How to Stay Efficient and Maintain Uncompromising Quality
Follow these 3 manufacturing best practices
Continuous improvement is essential in any manufacturing environment. It’s the key to efficiency, quality and profitability.
That’s why a fabricator should periodically take a step back identify areas to evaluate and potentially improve throughout the production line. Not sure where to begin? Here are a few best practices a company can leverage in some critical areas of the production process.
Optimize your line layout
An efficient commercial glass manufacturing line follows as straight a line as possible from start to finish, enabling the easy transfer of materials from one point to the next. If, for instance, you’re not following a straight path in carting glass to the insulating station, you’re wasting time. This may seem small, but such losses can add up, dragging down your rate of production.
Small inefficiencies can creep up on any manufacturing process. If you’ve experienced turnover, added new equipment or introduced a new product, one process or another may have become inadvertently complicated without anyone even realizing.
What’s more, your evaluation process might not mean changing what you’re currently doing, but rather discovering that your standard processes aren’t being upheld. Regular auditing can help you uncover trouble and fix it before it costs you.
Identify common problem areas
When it comes to the physical production of insulating glass units, a few particular areas stand out as common error points:
- Desiccant. If your desiccant is compromised, even expertly sealed IG units will show condensation in the air space shortly after it’s been assembled. Your desiccant’s ability to absorb moisture is finite, and most desiccant materials have a strong affinity for ambient moisture, even at low humidity levels. In order to prevent your desiccant from wasting it’s capacity, keep it properly stored at all times. If you’re leaving your desiccants out in the open when your line isn’t in operation, it could become a problem.
- Primary seals. It’s important to be sure your primary sealant is properly placed and not over- or under-filled. Avoid skips or voids in the primary sealant, as this is your main moisture barrier. Next, the joint of the spacer must be fully closed—if the spacer ends are not properly joined, this could create a path for moisture or desiccant to get into the air space. Once you’ve pressed the unit, verify that the primary sealant is fully pressed out and wetted to the glass and spacer. Fully wetted PIB should be a solid, flat black.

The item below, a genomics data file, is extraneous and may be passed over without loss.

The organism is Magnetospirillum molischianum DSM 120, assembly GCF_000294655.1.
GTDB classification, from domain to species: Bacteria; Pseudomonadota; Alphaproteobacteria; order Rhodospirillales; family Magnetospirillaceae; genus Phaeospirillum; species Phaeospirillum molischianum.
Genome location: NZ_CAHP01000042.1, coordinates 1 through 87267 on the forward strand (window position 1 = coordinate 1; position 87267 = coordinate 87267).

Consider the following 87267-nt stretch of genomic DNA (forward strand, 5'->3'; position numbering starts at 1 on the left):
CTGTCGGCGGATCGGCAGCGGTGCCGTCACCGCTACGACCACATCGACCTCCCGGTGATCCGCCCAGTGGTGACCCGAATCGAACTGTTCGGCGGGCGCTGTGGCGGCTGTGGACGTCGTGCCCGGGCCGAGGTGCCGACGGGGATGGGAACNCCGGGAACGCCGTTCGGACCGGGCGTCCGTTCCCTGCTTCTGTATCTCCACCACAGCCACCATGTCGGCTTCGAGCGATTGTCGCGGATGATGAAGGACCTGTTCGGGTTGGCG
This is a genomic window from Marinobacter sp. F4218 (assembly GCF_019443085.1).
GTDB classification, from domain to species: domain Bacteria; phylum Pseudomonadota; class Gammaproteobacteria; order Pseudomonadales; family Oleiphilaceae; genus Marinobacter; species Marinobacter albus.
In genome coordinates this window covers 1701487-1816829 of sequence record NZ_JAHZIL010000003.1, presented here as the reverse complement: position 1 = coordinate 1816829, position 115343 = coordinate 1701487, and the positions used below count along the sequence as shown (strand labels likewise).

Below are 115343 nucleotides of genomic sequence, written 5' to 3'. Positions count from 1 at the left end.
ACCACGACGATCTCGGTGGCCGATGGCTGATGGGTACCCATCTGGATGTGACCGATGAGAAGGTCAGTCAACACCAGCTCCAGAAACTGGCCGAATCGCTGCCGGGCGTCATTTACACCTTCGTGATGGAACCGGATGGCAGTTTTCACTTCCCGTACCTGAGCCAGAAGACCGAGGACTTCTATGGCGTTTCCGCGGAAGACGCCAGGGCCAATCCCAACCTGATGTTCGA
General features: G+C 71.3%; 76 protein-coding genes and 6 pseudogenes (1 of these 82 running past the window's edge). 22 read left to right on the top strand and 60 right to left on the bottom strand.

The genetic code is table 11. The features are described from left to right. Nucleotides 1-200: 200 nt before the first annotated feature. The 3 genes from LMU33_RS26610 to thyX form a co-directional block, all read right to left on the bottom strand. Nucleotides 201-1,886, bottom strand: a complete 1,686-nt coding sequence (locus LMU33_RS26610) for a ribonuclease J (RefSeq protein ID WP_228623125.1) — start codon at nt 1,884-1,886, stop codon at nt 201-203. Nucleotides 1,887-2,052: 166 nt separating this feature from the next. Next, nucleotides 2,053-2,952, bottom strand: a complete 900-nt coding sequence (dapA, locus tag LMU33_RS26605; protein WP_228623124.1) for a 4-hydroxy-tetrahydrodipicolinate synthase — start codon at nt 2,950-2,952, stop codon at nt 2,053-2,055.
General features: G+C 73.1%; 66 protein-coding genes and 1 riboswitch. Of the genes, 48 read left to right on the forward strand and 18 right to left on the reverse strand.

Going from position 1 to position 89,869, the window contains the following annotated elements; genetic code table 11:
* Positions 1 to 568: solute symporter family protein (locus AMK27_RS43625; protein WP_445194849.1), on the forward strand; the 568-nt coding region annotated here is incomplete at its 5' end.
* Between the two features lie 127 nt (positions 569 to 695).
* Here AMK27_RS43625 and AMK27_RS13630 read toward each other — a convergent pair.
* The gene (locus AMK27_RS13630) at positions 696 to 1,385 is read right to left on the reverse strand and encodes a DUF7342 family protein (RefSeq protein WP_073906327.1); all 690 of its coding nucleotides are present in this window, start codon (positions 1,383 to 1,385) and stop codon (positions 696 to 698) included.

- Secondary seals. Your secondary seal ensures the structural integrity of the unit. Your spacer should be consistently inset to allow for a proper secondary sealant depth. Next, be sure that your inset is properly filled. Sealants can sometimes flow up the sides of the glass first, making it look as though the inset is fully filled—but the center may in fact be much shallower. Once the proper depth is achieved, check for and close any joints or gaps, and fix any bulges that extend past the glass edges.
Your production technicians should be well-versed on common production pain points like these. If they aren’t, it may be worth investing some time in training from a knowledgeable third party.
Stay focused on maintenance
Any part of your manufacturing process—whether it’s manual work or a fully automated line—is only as good as what you put into it.
For example, if your crews are loading dirty or roughly cut glass into your machine, it’s likely you’ll have aesthetic issues or possible seal failure no matter how sophisticated and efficient that machine is. What’s more, fixing or remaking poor quality units will eat into any efficiencies you may have gained by investing in automation.
Roughly cut or dirty glass is typically the result of a maintenance lapse. Regular inspection of your glass cutting machine blades is essential to achieve consistent, cleanly cut glass. If you’re skipping this inspection, you may not realize your blades are too dull until it's too late. The same goes for your glass washing station—it’s not uncommon to find that a glass washer’s brushes are not even coming into contact with the glass, or that the machines are using dirty water. These are the kinds of issues that can be easily missed if you’ve put off maintenance tasks for too long.